Sometimes we see beauty for different reasons. In my case, I found the most beautiful place on two different beaches, thousands of miles apart.

It had been a long day of snorkeling. We finished dinner then filled up our rum buckets to sit around the fire. There were only about 12 of us on the entire island. Some Danes, some Germans, a few British, a Ukrainian couple, and us three Americans. For that night we made “The Beach” our home. The same one on which Leonardo DiCaprio (circa 2000) took part in an utopian society and consequently enticed our young minds with the island paradises of Thailand.

Rum buckets empty, Coco beckoned us to come in the water. Swimming…now? It was pitch black and I was scared to get into the dark water. We watched as he ran over and dove in.  Instantaneously, the sea ignited into an electric blue. I squinted to see clearer, making out a bright blue path being made in the water. With our bathing suits still on from the earlier activities, we stripped our outer clothing, threw it on the beach, and ran over to jump in. We moved around mesmerized. Every step of a foot or sway of an arm transformed the water for a quick second, until it was black again. We laughed in disbelief, splashing each other with what was bio-luminescent plankton.

I walked off on my own, looking down at the fluorescent path I was making. I stopped, and decided to float on my back. I moved my arms side to side, witnessing it create a blue snow angel in the water. The chatter of the others went from loud to muted, with every rise and fall of the water around my ears. Above me, white stars pierced the dark blanket of sky. Framing the scene were the towering limestone cliffs that surround Maya Bay.

This may be the most beautiful place I’ve seen, but it isn’t the most beautiful place I’ve been.

It was last February. The weather was just warm enough for only a light sweater, but the sand was cold enough to numb the pads of your feet. Shanel and I walked under the pier, and took a few pictures as the water rose and fell from our toes. The water was cold; I made sure it didn’t have the chance to splash above my ankles. We continued walking north. The palm trees swayed on the cliffs, and some seagulls squawked above us, trying to stay stationary in the breeze. Not many people were still on the sand, but a few surfers dotted the waves in the distance. We continued taking pictures, each one different, as the sun began to set and transform the sky from blue, to pink, then purple to orange. We looked like tourists, and felt like tourists, but that didn’t bother us. Shanel and I took a seat to watch the rest of the sunset on a life guard tower. After a few pictures of each other, we sat in silence. We didn’t need to talk. We had been friends for over 13 years by then. Just being together, back home, was enough. Both of us were savoring that time on that beach. We knew we would be off other places within a few weeks. I would be going back to Korea and she would be going back to Northern California.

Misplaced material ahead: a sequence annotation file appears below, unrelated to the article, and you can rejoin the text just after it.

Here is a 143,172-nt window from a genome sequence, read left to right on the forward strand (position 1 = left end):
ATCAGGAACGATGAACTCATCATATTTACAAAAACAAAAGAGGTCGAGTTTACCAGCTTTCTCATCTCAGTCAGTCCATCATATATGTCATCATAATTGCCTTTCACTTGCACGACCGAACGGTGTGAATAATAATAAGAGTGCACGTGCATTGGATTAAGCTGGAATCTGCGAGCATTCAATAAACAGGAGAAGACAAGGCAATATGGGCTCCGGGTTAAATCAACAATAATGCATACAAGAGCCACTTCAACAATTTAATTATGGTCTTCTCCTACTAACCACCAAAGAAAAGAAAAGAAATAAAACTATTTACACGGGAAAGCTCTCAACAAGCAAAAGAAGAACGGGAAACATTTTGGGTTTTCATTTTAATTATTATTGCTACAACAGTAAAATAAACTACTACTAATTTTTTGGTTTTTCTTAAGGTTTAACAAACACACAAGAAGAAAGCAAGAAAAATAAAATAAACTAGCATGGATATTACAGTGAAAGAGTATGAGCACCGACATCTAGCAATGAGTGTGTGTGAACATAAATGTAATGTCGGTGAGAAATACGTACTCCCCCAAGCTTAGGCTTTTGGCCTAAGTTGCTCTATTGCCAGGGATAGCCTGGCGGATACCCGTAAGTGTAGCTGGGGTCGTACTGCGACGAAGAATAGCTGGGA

It was here, after such a long stint away, that I felt this was the most beautiful place I’d been. Home. San Diego. The place where I went to high school, then chose to stay for college. All the while leaving for other trips here and there. Studying abroad, interning abroad, backpacking trips. I always returned, and I always left. This time I had a completely fresh vision of my hometown. I realized how beautiful everything was to me. It wasn’t Thailand. There were no limestone cliffs covered in thick jungle. No plankton making special effects in the waves. But it didn’t matter. It was equally as beautiful.

Sometimes we see the world for the physical beauty it is. Other times, it’s our sentiments and emotions that influence our perceptions. So if you ask me where the most beautiful place in the world is, trouble is, you’ll get two different answers.

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the author

Jessica Wray started traveling young, and doesn't plan on stopping anytime soon. She spent kindergarten in Guantanamo Bay, Cuba, where her dad worked in construction. During college, she studied in Argentina and had an internship in Ecuador. Today, she resides in Seoul, South Korea, where she teaches English at an elementary school. When she isn't embarrassingly stumbling through Korean, or working to save money for the next big trip, she is blogging at CuriosityTravels.org.

  • http://twitter.com/PatchworkTravel PatchworkTravel

    Great piece, you instantly transported me to both beaches!